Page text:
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Mansfield v. Air Line Pilots Association International

IN THE UNITED STATES DISTRICT COURT FOR THE NORTHERN DISTRICT OF ILLINOIS EASTERN DIVISION


October 1, 2007

JOHN P. MANSFIELD, JR., MICHAEL W. BALLARD, JERRY H. GALLUD, MICHAEL GLAWE, DENNIS HOLMAN, RICHARD E. MILLER, JR., AND PAUL W. WHITEFORD, JR., INDIVIDUALLY AND ON BEHALF OF ALL OTHERS SIMILARLY SITUATED, PLAINTIFFS,
v.
AIR LINE PILOTS ASSOCIATION INTERNATIONAL, DEFENDANT. UNITED AIRLINES, INC., INTERVENOR.

The opinion of the court was delivered by: Matthew F. Kennelly, District Judge

MEMORANDUM OPINION AND ORDER

The plaintiffs in this case are senior pilots currently or formerly employed by United Airlines, Inc. who contend, on behalf of themselves and a certified class, that their union, the Air Line Pilots Association (ALPA), breached its duty of fair representation in distributing the proceeds of $550 million in convertible notes it received as part of United's bankruptcy. The Court granted United leave to intervene in the case. ALPA has moved to exclude retirees from the class previously certified by the Court and has renewed its motion to dismiss Mansfield as a plaintiff for lack of standing pursuant to Federal Rule of Civil Procedure 12(b)(1). For the following reasons, the Court denies ALPA's motion.

Facts

The following facts are drawn from the Court's July 9, 2007 order certifying a class. Mansfield v. Air Line Pilots Ass'n Int'l, No. 06 C 6869, 2007 WL 2048664 (N.D. Ill. July 9, 2007).

On December 9, 2002, United and its related corporations filed a voluntary petition to reorganize pursuant to Chapter 11 of the United States Bankruptcy Code. As part of its restructuring, United entered into negotiations with each of its unions to renegotiate its collective bargaining agreements in an effort to cut its costs. On January 1, 2005, United and ALPA entered into a letter agreement that set forth the terms of a modified collective bargaining agreement. Among other things, ALPA agreed not to oppose United's termination of the United Airlines Pilot Defined Benefit Pension Plan (the Plan) and agreed to waive any claim that such a termination would constitute a breach of the then-existing collective bargaining agreement. ALPA and United also agreed that if the Plan were terminated, United would provide ALPA with convertible promissory notes with a face value of $550 million for the benefit of ALPA's members. The purpose of the notes was to compensate the pilots who no longer would have the pensions they had expected. The letter agreement between ALPA and United gave ALPA discretion to determine how proceeds from the sale of the notes would be distributed, so long as the allocation was reasonable.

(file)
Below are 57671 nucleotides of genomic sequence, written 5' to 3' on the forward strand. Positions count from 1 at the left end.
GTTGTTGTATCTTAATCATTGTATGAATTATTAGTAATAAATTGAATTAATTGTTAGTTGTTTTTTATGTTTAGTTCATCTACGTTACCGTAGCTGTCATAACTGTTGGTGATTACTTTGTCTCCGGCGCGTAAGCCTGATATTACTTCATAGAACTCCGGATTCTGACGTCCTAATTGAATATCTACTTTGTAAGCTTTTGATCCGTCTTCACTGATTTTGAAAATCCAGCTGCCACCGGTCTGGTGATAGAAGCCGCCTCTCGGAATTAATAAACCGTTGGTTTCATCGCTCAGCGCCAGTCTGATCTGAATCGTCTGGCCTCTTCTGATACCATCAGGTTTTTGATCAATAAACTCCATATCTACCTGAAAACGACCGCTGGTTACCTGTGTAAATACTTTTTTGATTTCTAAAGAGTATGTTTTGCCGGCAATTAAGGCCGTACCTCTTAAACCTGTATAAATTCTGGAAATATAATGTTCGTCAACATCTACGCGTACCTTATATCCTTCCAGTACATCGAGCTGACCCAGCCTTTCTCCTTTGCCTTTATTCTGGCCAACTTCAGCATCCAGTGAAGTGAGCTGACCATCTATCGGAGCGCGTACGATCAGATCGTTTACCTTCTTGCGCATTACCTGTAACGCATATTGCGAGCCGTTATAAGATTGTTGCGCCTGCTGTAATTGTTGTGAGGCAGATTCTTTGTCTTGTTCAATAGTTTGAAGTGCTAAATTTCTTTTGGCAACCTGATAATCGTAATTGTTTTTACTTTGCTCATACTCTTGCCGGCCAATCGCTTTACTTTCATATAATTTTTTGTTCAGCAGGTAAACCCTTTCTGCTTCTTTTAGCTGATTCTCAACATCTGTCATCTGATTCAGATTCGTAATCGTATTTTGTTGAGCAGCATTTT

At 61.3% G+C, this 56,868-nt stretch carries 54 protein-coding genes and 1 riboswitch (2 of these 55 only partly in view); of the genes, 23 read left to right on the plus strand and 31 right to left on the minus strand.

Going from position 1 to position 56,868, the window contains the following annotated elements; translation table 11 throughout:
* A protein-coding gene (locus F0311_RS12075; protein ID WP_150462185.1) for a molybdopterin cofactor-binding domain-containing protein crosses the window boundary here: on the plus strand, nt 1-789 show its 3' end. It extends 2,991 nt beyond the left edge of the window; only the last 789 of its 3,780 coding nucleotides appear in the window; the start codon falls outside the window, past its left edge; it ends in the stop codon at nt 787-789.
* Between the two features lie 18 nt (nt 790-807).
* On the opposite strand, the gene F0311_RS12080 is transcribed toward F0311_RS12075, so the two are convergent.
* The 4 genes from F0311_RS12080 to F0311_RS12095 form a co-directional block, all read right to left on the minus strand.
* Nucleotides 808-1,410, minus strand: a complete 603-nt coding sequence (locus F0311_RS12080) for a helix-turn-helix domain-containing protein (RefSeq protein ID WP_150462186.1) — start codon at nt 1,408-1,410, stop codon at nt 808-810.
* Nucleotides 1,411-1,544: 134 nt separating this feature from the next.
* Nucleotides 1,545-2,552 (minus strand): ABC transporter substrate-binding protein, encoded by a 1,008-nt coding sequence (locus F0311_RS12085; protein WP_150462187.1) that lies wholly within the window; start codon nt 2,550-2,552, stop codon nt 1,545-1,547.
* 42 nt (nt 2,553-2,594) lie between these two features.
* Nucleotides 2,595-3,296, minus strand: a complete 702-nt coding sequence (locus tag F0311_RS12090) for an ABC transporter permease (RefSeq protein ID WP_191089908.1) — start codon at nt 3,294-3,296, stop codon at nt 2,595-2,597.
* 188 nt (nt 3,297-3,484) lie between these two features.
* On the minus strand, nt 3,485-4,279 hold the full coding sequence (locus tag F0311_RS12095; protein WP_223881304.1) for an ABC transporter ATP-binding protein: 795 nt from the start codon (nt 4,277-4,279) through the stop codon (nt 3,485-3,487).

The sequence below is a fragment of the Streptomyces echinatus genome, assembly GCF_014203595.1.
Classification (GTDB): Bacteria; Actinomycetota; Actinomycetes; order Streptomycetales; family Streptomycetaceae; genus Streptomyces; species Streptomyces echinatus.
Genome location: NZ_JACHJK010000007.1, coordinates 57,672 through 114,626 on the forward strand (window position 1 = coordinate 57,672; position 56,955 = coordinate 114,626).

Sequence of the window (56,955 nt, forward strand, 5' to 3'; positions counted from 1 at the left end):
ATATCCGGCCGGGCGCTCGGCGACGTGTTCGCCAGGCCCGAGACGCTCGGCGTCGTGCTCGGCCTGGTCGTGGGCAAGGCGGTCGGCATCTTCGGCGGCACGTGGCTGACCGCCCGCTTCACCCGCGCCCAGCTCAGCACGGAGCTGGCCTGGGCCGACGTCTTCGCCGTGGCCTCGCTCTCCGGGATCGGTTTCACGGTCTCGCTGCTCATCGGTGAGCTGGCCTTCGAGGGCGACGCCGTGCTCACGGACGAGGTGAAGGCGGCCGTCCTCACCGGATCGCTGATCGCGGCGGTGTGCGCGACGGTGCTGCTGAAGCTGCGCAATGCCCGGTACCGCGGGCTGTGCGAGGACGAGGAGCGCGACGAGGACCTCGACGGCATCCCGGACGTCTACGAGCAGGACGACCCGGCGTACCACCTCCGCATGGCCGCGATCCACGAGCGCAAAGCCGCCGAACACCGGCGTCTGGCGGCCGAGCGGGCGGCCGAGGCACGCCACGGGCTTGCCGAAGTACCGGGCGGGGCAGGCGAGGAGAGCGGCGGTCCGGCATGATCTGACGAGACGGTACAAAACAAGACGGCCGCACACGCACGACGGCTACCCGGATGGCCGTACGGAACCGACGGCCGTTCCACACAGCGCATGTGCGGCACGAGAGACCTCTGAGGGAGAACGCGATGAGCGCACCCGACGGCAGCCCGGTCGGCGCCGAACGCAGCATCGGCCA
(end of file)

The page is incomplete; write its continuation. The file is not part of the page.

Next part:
During 2005, ALPA, through its United Master Executive Council (MEC), debated how to allocate the proceeds of the $550 million notes it would receive if the Plan were terminated. By August 2005, ALPA had narrowed the options to three methods, referred to as GAP 1, GAP 2, and partial lump sum amount (PLSA). The GAP 1 method was based on the pilots' actual losses from termination of the Plan that would not be replaced with payments from the Pension Benefit Guaranty Corporation (PBGC). The GAP 2 method projected a pilot's estimated losses assuming the Plan had continued and the pilot had worked until age sixty. The PLSA method involved distribution of the note proceeds according to the partial lump sum amount a pilot would have been entitled to under the Plan. By November 2005, the MEC had voted to remove the GAP 1 and PLSA allocation methods from consideration and was focusing only on GAP 2. At MEC's January 16-20, 2006 meeting, MEC formally selected the GAP 2 methodology. It also reached a decision regarding which pilots would be eligible to receive note proceeds. With regard to furloughed pilots, MEC decided that all furloughed pilots who accepted an offer of recall prior to United's bankruptcy exit date would be eligible to share in the note proceeds. Furloughed pilots who had not been offered or accepted an offer of recall would not be eligible to receive a share of the notes' proceeds.